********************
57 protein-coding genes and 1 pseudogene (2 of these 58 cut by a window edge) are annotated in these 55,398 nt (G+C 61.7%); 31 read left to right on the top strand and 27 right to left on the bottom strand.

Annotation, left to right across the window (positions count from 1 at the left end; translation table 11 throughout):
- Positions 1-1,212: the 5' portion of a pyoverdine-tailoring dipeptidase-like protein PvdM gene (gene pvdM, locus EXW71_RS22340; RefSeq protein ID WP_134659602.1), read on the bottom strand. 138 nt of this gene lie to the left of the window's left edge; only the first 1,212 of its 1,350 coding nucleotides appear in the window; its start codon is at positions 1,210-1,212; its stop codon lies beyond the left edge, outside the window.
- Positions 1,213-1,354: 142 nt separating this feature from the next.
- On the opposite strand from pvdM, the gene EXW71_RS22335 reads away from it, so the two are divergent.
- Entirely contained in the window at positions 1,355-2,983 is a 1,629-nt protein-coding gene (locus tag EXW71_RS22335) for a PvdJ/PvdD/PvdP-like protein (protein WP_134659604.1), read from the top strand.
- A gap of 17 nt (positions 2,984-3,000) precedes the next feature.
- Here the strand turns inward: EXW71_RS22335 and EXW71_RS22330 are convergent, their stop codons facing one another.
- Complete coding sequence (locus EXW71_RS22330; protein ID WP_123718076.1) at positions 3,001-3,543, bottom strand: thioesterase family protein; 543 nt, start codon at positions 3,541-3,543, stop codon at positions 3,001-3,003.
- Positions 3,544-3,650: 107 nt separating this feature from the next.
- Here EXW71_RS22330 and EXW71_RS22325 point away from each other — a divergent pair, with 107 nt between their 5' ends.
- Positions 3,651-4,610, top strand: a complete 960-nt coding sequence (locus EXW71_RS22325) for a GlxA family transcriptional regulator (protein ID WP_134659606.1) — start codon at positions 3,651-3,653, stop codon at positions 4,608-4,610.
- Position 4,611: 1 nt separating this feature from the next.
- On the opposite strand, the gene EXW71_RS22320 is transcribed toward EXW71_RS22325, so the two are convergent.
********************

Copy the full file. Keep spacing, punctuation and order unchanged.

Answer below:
57 protein-coding genes and 1 pseudogene (2 of these 58 cut by a window edge) are annotated in these 55,398 nt (G+C 61.7%); 31 read left to right on the top strand and 27 right to left on the bottom strand.

Annotation, left to right across the window (positions count from 1 at the left end; translation table 11 throughout):
- Positions 1-1,212: the 5' portion of a pyoverdine-tailoring dipeptidase-like protein PvdM gene (gene pvdM, locus EXW71_RS22340; RefSeq protein ID WP_134659602.1), read on the bottom strand. 138 nt of this gene lie to the left of the window's left edge; only the first 1,212 of its 1,350 coding nucleotides appear in the window; its start codon is at positions 1,210-1,212; its stop codon lies beyond the left edge, outside the window.
- Positions 1,213-1,354: 142 nt separating this feature from the next.
- On the opposite strand from pvdM, the gene EXW71_RS22335 reads away from it, so the two are divergent.
- Entirely contained in the window at positions 1,355-2,983 is a 1,629-nt protein-coding gene (locus tag EXW71_RS22335) for a PvdJ/PvdD/PvdP-like protein (protein WP_134659604.1), read from the top strand.
- A gap of 17 nt (positions 2,984-3,000) precedes the next feature.
- Here the strand turns inward: EXW71_RS22335 and EXW71_RS22330 are convergent, their stop codons facing one another.
- Complete coding sequence (locus EXW71_RS22330; protein ID WP_123718076.1) at positions 3,001-3,543, bottom strand: thioesterase family protein; 543 nt, start codon at positions 3,541-3,543, stop codon at positions 3,001-3,003.
- Positions 3,544-3,650: 107 nt separating this feature from the next.
- Here EXW71_RS22330 and EXW71_RS22325 point away from each other — a divergent pair, with 107 nt between their 5' ends.
- Positions 3,651-4,610, top strand: a complete 960-nt coding sequence (locus EXW71_RS22325) for a GlxA family transcriptional regulator (protein ID WP_134659606.1) — start codon at positions 3,651-3,653, stop codon at positions 4,608-4,610.
- Position 4,611: 1 nt separating this feature from the next.
- On the opposite strand, the gene EXW71_RS22320 is transcribed toward EXW71_RS22325, so the two are convergent.